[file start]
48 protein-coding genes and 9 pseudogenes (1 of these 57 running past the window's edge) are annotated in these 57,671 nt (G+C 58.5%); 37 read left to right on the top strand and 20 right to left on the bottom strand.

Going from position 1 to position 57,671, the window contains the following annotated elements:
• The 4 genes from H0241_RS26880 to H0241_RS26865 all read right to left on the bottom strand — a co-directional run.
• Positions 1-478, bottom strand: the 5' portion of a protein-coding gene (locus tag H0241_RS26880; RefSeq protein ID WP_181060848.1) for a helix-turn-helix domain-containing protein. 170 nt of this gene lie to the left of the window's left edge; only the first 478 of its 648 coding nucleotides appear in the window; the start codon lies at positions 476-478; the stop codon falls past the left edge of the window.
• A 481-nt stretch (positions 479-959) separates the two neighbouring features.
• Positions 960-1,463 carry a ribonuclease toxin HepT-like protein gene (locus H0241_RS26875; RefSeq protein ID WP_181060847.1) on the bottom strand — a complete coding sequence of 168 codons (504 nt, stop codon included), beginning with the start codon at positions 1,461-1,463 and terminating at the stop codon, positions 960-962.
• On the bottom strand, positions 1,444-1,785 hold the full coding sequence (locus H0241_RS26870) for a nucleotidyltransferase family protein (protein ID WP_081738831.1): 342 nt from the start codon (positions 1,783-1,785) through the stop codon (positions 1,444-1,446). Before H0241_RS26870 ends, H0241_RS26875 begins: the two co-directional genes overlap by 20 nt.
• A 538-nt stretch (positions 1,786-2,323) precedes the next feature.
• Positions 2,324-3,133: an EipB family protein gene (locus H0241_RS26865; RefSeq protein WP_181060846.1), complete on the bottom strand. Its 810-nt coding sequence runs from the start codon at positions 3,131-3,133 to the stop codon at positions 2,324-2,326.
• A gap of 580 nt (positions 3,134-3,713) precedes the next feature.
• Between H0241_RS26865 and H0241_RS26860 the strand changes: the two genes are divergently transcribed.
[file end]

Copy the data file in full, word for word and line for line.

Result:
48 protein-coding genes and 9 pseudogenes (1 of these 57 running past the window's edge) are annotated in these 57,671 nt (G+C 58.5%); 37 read left to right on the top strand and 20 right to left on the bottom strand.

Going from position 1 to position 57,671, the window contains the following annotated elements:
• The 4 genes from H0241_RS26880 to H0241_RS26865 all read right to left on the bottom strand — a co-directional run.
• Positions 1-478, bottom strand: the 5' portion of a protein-coding gene (locus tag H0241_RS26880; RefSeq protein ID WP_181060848.1) for a helix-turn-helix domain-containing protein. 170 nt of this gene lie to the left of the window's left edge; only the first 478 of its 648 coding nucleotides appear in the window; the start codon lies at positions 476-478; the stop codon falls past the left edge of the window.
• A 481-nt stretch (positions 479-959) separates the two neighbouring features.
• Positions 960-1,463 carry a ribonuclease toxin HepT-like protein gene (locus H0241_RS26875; RefSeq protein ID WP_181060847.1) on the bottom strand — a complete coding sequence of 168 codons (504 nt, stop codon included), beginning with the start codon at positions 1,461-1,463 and terminating at the stop codon, positions 960-962.
• On the bottom strand, positions 1,444-1,785 hold the full coding sequence (locus H0241_RS26870) for a nucleotidyltransferase family protein (protein ID WP_081738831.1): 342 nt from the start codon (positions 1,783-1,785) through the stop codon (positions 1,444-1,446). Before H0241_RS26870 ends, H0241_RS26875 begins: the two co-directional genes overlap by 20 nt.
• A 538-nt stretch (positions 1,786-2,323) precedes the next feature.
• Positions 2,324-3,133: an EipB family protein gene (locus H0241_RS26865; RefSeq protein WP_181060846.1), complete on the bottom strand. Its 810-nt coding sequence runs from the start codon at positions 3,131-3,133 to the stop codon at positions 2,324-2,326.
• A gap of 580 nt (positions 3,134-3,713) precedes the next feature.
• Between H0241_RS26865 and H0241_RS26860 the strand changes: the two genes are divergently transcribed.